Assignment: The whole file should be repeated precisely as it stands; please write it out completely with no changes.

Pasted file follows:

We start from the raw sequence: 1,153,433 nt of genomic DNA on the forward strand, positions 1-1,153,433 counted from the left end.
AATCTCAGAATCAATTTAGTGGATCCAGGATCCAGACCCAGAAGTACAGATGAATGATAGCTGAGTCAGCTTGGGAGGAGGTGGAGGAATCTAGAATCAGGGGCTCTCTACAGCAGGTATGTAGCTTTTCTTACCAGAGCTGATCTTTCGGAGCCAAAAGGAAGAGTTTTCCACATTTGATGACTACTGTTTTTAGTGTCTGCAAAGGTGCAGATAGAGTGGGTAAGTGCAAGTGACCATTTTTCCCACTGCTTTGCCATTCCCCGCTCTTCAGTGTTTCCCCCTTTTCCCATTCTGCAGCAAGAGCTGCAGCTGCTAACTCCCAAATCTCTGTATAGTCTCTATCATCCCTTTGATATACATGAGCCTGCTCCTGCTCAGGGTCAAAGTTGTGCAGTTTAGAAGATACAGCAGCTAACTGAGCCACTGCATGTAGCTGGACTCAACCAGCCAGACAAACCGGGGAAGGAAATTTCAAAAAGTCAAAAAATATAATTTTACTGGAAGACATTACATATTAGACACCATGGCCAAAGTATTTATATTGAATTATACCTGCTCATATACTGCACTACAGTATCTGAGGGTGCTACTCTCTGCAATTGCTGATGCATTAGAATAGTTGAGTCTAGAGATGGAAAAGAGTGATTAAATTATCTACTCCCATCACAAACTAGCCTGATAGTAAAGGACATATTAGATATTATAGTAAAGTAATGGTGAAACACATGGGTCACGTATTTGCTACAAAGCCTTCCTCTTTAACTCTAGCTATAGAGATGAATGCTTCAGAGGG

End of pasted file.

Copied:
We start from the raw sequence: 1,153,433 nt of genomic DNA on the forward strand, positions 1-1,153,433 counted from the left end.
AATCTCAGAATCAATTTAGTGGATCCAGGATCCAGACCCAGAAGTACAGATGAATGATAGCTGAGTCAGCTTGGGAGGAGGTGGAGGAATCTAGAATCAGGGGCTCTCTACAGCAGGTATGTAGCTTTTCTTACCAGAGCTGATCTTTCGGAGCCAAAAGGAAGAGTTTTCCACATTTGATGACTACTGTTTTTAGTGTCTGCAAAGGTGCAGATAGAGTGGGTAAGTGCAAGTGACCATTTTTCCCACTGCTTTGCCATTCCCCGCTCTTCAGTGTTTCCCCCTTTTCCCATTCTGCAGCAAGAGCTGCAGCTGCTAACTCCCAAATCTCTGTATAGTCTCTATCATCCCTTTGATATACATGAGCCTGCTCCTGCTCAGGGTCAAAGTTGTGCAGTTTAGAAGATACAGCAGCTAACTGAGCCACTGCATGTAGCTGGACTCAACCAGCCAGACAAACCGGGGAAGGAAATTTCAAAAAGTCAAAAAATATAATTTTACTGGAAGACATTACATATTAGACACCATGGCCAAAGTATTTATATTGAATTATACCTGCTCATATACTGCACTACAGTATCTGAGGGTGCTACTCTCTGCAATTGCTGATGCATTAGAATAGTTGAGTCTAGAGATGGAAAAGAGTGATTAAATTATCTACTCCCATCACAAACTAGCCTGATAGTAAAGGACATATTAGATATTATAGTAAAGTAATGGTGAAACACATGGGTCACGTATTTGCTACAAAGCCTTCCTCTTTAACTCTAGCTATAGAGATGAATGCTTCAGAGGG